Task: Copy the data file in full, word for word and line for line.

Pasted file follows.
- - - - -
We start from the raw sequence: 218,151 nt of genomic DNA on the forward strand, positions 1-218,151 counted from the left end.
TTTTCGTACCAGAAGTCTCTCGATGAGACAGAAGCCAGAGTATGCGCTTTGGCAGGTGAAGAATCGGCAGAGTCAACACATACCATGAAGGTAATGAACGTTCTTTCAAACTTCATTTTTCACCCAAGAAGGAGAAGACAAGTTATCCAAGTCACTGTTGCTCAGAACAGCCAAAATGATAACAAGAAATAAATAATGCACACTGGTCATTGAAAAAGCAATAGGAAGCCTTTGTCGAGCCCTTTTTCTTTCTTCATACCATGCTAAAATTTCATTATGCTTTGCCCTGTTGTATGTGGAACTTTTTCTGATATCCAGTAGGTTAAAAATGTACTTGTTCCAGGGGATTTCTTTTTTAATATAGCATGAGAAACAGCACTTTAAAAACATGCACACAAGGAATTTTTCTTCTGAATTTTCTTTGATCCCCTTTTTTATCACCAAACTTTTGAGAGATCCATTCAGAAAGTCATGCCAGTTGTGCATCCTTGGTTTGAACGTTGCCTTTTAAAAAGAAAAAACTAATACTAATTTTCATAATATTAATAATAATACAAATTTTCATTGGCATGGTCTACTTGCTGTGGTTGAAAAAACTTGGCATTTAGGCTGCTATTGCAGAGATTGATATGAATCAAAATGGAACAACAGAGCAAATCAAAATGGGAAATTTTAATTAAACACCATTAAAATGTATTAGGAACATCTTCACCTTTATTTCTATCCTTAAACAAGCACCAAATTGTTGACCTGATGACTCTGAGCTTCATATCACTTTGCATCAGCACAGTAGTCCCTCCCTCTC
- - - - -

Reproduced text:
We start from the raw sequence: 218,151 nt of genomic DNA on the forward strand, positions 1-218,151 counted from the left end.
TTTTCGTACCAGAAGTCTCTCGATGAGACAGAAGCCAGAGTATGCGCTTTGGCAGGTGAAGAATCGGCAGAGTCAACACATACCATGAAGGTAATGAACGTTCTTTCAAACTTCATTTTTCACCCAAGAAGGAGAAGACAAGTTATCCAAGTCACTGTTGCTCAGAACAGCCAAAATGATAACAAGAAATAAATAATGCACACTGGTCATTGAAAAAGCAATAGGAAGCCTTTGTCGAGCCCTTTTTCTTTCTTCATACCATGCTAAAATTTCATTATGCTTTGCCCTGTTGTATGTGGAACTTTTTCTGATATCCAGTAGGTTAAAAATGTACTTGTTCCAGGGGATTTCTTTTTTAATATAGCATGAGAAACAGCACTTTAAAAACATGCACACAAGGAATTTTTCTTCTGAATTTTCTTTGATCCCCTTTTTTATCACCAAACTTTTGAGAGATCCATTCAGAAAGTCATGCCAGTTGTGCATCCTTGGTTTGAACGTTGCCTTTTAAAAAGAAAAAACTAATACTAATTTTCATAATATTAATAATAATACAAATTTTCATTGGCATGGTCTACTTGCTGTGGTTGAAAAAACTTGGCATTTAGGCTGCTATTGCAGAGATTGATATGAATCAAAATGGAACAACAGAGCAAATCAAAATGGGAAATTTTAATTAAACACCATTAAAATGTATTAGGAACATCTTCACCTTTATTTCTATCCTTAAACAAGCACCAAATTGTTGACCTGATGACTCTGAGCTTCATATCACTTTGCATCAGCACAGTAGTCCCTCCCTCTC